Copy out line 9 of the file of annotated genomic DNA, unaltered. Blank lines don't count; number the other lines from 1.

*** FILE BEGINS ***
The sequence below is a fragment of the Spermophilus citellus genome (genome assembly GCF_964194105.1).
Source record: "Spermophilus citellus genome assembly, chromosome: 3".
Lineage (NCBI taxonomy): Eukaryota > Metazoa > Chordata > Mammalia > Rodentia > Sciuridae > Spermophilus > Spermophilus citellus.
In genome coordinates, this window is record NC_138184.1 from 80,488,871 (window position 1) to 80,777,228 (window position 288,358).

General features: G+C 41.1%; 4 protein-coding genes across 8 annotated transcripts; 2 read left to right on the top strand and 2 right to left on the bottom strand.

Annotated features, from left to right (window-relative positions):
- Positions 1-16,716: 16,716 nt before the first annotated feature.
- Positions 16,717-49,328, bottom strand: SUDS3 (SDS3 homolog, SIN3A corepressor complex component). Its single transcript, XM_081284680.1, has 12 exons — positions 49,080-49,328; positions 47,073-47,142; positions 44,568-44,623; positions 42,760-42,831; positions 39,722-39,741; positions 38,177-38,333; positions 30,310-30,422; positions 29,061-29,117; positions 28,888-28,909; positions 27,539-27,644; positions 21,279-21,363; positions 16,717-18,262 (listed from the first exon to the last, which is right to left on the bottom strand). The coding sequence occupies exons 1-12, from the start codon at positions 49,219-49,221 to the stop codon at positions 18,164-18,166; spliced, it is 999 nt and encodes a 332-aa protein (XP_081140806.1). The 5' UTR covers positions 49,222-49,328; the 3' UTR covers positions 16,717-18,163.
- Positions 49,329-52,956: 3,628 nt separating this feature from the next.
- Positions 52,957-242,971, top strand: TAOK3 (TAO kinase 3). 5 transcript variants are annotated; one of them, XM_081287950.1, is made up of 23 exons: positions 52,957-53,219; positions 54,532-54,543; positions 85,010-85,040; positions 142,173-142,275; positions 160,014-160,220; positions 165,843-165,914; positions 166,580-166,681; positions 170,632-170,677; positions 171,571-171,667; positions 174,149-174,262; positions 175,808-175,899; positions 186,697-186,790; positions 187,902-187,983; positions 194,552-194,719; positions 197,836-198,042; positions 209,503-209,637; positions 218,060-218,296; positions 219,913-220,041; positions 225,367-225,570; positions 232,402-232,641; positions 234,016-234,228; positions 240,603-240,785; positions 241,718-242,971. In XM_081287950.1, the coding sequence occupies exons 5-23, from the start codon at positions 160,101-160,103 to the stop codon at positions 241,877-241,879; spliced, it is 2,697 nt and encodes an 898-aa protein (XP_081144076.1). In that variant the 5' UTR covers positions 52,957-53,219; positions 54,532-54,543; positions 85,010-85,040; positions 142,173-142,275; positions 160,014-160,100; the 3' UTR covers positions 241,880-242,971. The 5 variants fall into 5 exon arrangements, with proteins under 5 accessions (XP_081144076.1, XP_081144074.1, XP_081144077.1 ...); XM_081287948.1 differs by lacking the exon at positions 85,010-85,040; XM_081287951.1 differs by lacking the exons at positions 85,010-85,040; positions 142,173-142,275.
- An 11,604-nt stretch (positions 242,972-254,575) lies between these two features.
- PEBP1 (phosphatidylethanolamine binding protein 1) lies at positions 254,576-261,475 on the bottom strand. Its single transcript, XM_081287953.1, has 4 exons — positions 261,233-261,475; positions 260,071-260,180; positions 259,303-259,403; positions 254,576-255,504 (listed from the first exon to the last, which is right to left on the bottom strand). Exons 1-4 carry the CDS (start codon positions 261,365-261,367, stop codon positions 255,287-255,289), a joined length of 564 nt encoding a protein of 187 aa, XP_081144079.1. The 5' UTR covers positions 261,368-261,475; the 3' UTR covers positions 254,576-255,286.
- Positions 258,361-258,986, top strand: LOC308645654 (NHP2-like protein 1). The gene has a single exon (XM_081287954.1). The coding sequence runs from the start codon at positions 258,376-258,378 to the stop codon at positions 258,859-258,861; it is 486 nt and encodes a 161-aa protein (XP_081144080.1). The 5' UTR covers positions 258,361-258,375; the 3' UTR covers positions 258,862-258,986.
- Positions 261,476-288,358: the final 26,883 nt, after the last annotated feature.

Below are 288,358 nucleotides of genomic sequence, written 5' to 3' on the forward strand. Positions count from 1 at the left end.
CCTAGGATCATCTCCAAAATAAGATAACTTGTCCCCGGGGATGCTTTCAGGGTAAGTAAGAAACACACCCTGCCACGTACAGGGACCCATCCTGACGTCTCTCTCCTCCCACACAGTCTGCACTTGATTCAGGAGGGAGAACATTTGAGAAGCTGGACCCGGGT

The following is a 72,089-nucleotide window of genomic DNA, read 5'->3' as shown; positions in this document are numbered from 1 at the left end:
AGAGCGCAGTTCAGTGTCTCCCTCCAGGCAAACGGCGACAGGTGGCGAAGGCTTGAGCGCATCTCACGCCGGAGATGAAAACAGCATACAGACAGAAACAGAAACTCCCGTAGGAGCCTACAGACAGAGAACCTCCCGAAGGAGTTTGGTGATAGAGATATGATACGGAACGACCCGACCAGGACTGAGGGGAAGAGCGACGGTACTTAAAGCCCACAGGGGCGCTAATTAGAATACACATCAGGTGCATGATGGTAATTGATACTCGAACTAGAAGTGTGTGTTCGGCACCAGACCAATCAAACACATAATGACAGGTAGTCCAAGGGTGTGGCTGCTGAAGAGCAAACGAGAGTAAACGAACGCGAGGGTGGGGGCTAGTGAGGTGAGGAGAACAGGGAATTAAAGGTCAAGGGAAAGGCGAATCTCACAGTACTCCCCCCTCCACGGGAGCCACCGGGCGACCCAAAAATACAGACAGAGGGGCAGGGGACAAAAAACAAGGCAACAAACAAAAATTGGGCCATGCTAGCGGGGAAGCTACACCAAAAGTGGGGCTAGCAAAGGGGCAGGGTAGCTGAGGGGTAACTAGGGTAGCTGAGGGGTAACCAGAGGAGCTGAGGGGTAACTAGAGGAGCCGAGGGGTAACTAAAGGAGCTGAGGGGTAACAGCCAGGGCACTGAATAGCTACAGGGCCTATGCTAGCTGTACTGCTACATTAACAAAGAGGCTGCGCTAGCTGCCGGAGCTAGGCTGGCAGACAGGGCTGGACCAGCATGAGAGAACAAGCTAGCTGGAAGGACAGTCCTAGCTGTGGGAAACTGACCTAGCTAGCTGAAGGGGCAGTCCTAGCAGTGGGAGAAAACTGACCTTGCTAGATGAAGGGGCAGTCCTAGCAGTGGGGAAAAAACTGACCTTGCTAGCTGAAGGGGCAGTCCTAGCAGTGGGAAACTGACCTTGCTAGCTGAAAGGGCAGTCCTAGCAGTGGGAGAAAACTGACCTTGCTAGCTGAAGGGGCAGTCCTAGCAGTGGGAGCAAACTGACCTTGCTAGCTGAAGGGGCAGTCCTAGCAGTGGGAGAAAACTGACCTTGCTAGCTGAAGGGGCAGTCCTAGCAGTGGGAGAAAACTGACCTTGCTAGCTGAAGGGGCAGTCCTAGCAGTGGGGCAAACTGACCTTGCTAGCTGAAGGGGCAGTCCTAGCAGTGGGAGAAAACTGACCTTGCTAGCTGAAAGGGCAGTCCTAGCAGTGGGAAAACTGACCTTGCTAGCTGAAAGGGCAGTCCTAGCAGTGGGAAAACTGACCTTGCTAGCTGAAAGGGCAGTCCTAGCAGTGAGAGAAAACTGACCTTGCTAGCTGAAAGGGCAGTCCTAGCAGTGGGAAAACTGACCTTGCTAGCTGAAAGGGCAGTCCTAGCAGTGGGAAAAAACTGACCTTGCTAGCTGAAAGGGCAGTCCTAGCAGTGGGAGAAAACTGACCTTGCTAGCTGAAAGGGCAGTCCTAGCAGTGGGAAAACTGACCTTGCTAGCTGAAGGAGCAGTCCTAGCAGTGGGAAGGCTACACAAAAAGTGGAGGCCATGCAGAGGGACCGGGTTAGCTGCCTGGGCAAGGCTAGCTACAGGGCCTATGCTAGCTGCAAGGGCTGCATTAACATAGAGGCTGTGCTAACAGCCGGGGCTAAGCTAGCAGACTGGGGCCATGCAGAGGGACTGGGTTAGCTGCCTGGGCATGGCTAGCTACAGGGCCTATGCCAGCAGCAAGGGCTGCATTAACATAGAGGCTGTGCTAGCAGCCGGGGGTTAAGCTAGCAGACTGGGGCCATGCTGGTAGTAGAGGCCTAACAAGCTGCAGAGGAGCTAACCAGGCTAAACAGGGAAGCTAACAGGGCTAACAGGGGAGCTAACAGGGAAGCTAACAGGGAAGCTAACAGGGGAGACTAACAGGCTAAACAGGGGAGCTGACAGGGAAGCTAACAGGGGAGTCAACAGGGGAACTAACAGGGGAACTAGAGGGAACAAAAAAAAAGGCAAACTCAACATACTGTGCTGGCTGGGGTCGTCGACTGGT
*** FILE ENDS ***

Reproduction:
- Positions 49,329-52,956: 3,628 nt separating this feature from the next.